Recognition at Last: MFD building renamed to honor man who designed it, Wisconsin's first registered Black architect
MILWAUKEE, Wis. (CBS 58) -- The Milwaukee Fire Department Administration Building now carries the name of the man who designed it six decades ago.
The administration building in downtown Milwaukee was built in 1962. Alonzo Robinson was the lead architect, but that's difficult to tell from historical records.
"The groundbreaking, construction, dedication and grand opening of this key part of Milwaukee's infrastructure -- I find not one mention of lead architect Alonzo Robinson," said Fire Chief Aaron Lipski.
"I went and looked at some of the historical pictures. There was no pictures of my dad," said Robinson's son, Kim Robinson.
But the Milwaukee Fire Department wanted to correct that. On Tuesday, they dedicated the building to Robinson, calling it the "Alonzo Robinson Milwaukee Fire Department Administration Building."
Lipski spoke directly to the Robinson family during a ceremony Tuesday.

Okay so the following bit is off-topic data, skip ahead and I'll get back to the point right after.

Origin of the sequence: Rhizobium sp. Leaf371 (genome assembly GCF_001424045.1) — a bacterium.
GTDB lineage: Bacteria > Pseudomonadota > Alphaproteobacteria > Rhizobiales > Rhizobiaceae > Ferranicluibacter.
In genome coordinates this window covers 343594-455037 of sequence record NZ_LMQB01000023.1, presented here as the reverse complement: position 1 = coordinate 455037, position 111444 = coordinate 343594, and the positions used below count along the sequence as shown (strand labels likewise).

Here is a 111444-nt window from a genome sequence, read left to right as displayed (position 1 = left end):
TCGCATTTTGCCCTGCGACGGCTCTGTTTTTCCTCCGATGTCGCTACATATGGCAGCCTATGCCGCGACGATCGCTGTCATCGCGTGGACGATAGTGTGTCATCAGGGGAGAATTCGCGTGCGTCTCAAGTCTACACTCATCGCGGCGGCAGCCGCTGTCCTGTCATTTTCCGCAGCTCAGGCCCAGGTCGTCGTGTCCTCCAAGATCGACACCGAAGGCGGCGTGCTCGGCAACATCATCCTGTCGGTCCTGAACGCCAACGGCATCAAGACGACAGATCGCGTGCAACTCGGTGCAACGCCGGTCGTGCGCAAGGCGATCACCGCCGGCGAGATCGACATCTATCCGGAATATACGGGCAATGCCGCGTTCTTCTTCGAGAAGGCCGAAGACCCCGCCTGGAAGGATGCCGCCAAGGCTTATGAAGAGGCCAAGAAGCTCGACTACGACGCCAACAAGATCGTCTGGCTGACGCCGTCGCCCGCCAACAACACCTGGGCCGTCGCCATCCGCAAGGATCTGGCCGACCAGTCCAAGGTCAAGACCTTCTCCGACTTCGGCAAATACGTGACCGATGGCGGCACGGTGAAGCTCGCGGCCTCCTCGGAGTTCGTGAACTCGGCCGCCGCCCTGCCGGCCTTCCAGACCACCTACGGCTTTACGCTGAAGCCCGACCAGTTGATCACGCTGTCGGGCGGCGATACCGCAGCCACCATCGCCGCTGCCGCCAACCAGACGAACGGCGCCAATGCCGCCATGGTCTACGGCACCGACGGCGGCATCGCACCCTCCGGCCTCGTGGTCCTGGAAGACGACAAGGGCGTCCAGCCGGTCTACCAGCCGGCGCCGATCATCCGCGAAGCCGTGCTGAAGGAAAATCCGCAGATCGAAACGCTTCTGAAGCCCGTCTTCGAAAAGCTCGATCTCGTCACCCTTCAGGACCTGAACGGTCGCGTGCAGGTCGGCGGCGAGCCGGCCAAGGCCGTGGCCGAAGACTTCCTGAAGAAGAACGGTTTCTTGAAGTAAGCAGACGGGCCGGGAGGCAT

"Please accept, on behalf of the Milwaukee Fire Department, our deepest apologies for what was likely not a simple clerical oversight but rather a visible and painful slight, based not on Alonzo Robinson's talent or expertise but on the color of his skin," the fire chief said.
Robinson, Milwaukee's first African American registered municipal architect, faced barriers and opposition during his decades in the business.
His architectural career spanned 50 years. He died in 2000 after a 5-year battle with cancer.
The idea for the dedication of the building first came from Kim Robinson. He approached Common Council President Cavalier Johnson about naming a building or street in honor of his dad.
After seeing the new sign, Kim Robinson said, "Wow, my dad's name is on this building."
Tuesday was also the birthday of Alonzo Robinson's wife, Theresa. Dozens sang Happy Birthday to her ahead of the ceremony. Her children said that made the day even more special.
Alonzo Robinson was the first African American architect licensed by the state of Wisconsin. The second was Walter Wilson, who attended and spoke at Tuesday's ceremony.
"I'm standing on his shoulders, believe it or not. There are a lot more licensed architects in Wisconsin now and they look back at my past as well as Alonzo's," Wilson said.
Kim Robinson, a retired Milwaukee police forensic investigator, hopes their stories will inspire future generations to become firefighters, police officers and architects. That includes his own grandson, Mason Griffin.
"Didn't you say you wanted to be an architect one day?" Robinson asked Mason.
"Yeah," Mason replied.